Jay Fields talks about Law of Demeter violations in Rails programs and suggests a fix using the Ruby module Forwardable, which allows you implement delegation without too much littering in your codebase. Along the same line Jeffrey Allan Hardy introduces the class method delegate in Ruby on Rails to automate delegation tasks. Both of these techniques allow syntax extensibility to keep your code clean from the manual delegate methods.
My question is .. does this really fix the violation of the Law of Demeter in Rails applications ?
The basic philosophy behind the concepts of Adaptive Programming or the Law of Demeter is to provide a better separation between the behavior and object structure in OO programs. A typical Rails application is tied strongly to the underlying ActiveRecord model. The domain model for a Rails application follows the same structure as the database model - hence the navigation of the object graph is a replica of the underlying relational table structure. To put it bluntly, there is no domain object model, which abstracts the behavior of the system. The constructs like Forwardable or class method delegate offer syntactic sugars that may help in code refactoring, but do not add to the reusability of the model. In fact the principle of least knowledge that LoD preaches is violated the moment you make your behavioral model knowledgable about the underlying persistence structure.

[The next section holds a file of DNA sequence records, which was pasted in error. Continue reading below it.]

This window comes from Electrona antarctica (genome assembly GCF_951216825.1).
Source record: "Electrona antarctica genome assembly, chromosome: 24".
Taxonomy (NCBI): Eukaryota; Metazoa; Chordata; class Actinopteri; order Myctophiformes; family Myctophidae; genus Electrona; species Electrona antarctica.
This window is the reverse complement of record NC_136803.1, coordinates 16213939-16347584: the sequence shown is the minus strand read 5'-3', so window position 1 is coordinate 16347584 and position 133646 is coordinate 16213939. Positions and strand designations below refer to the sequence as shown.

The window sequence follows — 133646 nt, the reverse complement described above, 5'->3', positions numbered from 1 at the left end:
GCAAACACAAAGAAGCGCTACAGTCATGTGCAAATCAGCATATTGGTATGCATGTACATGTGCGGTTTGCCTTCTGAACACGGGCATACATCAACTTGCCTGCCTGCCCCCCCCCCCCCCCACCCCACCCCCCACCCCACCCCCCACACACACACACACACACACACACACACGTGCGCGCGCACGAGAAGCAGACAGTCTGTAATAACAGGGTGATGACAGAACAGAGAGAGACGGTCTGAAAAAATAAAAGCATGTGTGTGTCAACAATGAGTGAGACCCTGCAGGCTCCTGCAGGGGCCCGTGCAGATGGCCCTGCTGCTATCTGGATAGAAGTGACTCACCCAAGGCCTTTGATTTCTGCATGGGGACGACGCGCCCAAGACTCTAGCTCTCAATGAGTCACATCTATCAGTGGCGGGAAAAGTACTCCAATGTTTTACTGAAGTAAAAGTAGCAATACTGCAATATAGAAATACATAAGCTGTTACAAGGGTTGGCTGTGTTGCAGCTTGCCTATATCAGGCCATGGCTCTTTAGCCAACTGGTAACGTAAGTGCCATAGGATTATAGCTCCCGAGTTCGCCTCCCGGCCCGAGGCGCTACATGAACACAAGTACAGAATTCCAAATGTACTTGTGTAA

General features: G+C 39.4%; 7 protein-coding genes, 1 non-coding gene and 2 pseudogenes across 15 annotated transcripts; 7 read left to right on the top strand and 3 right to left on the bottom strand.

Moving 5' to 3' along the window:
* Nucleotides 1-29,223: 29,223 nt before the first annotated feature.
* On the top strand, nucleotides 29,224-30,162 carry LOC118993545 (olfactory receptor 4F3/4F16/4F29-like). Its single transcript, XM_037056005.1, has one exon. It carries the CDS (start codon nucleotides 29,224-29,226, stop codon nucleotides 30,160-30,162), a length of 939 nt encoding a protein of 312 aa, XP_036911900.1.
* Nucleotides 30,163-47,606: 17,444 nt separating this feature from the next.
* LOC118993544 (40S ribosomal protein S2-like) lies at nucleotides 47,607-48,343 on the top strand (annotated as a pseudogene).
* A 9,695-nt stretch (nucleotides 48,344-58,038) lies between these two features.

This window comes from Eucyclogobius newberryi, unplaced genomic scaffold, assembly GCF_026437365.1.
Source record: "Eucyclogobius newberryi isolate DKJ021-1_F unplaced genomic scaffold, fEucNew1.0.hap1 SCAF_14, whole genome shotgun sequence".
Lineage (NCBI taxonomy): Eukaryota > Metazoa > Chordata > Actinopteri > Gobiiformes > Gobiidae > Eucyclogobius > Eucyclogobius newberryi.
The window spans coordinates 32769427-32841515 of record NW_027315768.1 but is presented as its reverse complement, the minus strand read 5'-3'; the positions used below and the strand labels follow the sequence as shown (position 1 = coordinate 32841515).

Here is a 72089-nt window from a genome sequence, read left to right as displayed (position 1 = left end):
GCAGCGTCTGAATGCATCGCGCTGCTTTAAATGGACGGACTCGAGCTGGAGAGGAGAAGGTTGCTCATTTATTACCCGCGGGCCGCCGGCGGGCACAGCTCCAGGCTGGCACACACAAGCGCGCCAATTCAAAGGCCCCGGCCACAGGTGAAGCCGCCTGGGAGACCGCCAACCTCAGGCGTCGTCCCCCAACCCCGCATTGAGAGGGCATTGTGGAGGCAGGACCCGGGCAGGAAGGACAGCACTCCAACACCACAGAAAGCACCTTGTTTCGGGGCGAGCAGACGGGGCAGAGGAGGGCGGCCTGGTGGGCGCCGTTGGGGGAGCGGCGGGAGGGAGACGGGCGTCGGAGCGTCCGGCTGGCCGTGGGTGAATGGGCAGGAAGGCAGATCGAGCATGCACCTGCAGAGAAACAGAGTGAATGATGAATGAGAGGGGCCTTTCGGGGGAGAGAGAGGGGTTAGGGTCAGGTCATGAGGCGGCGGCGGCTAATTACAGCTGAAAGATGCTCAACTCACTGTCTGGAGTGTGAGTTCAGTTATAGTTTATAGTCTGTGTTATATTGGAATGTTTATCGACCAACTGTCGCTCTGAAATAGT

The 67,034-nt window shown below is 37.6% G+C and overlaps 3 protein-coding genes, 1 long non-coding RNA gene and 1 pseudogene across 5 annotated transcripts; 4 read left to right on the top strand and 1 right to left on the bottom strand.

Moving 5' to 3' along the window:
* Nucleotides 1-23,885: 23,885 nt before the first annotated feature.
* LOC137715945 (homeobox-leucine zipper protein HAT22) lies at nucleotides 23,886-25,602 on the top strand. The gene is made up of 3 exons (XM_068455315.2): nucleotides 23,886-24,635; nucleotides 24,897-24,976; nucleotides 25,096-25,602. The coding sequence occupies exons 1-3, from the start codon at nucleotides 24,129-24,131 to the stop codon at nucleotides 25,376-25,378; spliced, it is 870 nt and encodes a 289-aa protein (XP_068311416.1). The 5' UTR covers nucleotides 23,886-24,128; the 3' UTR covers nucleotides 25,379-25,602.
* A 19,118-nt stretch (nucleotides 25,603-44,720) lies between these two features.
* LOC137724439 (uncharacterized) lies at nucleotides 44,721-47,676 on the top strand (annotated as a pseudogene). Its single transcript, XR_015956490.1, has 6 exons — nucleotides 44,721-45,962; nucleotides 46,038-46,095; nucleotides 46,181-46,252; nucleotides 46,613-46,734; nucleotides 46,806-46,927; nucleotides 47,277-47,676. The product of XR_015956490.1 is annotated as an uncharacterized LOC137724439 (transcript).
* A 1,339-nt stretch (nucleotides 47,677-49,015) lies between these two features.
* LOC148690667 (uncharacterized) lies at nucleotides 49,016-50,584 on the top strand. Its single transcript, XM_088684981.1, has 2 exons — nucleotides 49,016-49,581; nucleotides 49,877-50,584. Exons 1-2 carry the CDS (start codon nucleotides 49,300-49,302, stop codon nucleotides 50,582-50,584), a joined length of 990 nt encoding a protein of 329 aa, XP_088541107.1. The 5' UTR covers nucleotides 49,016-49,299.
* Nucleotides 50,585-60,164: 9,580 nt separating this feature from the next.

I am not an expert in Ruby or Rails - I would like to know what others feel about this ..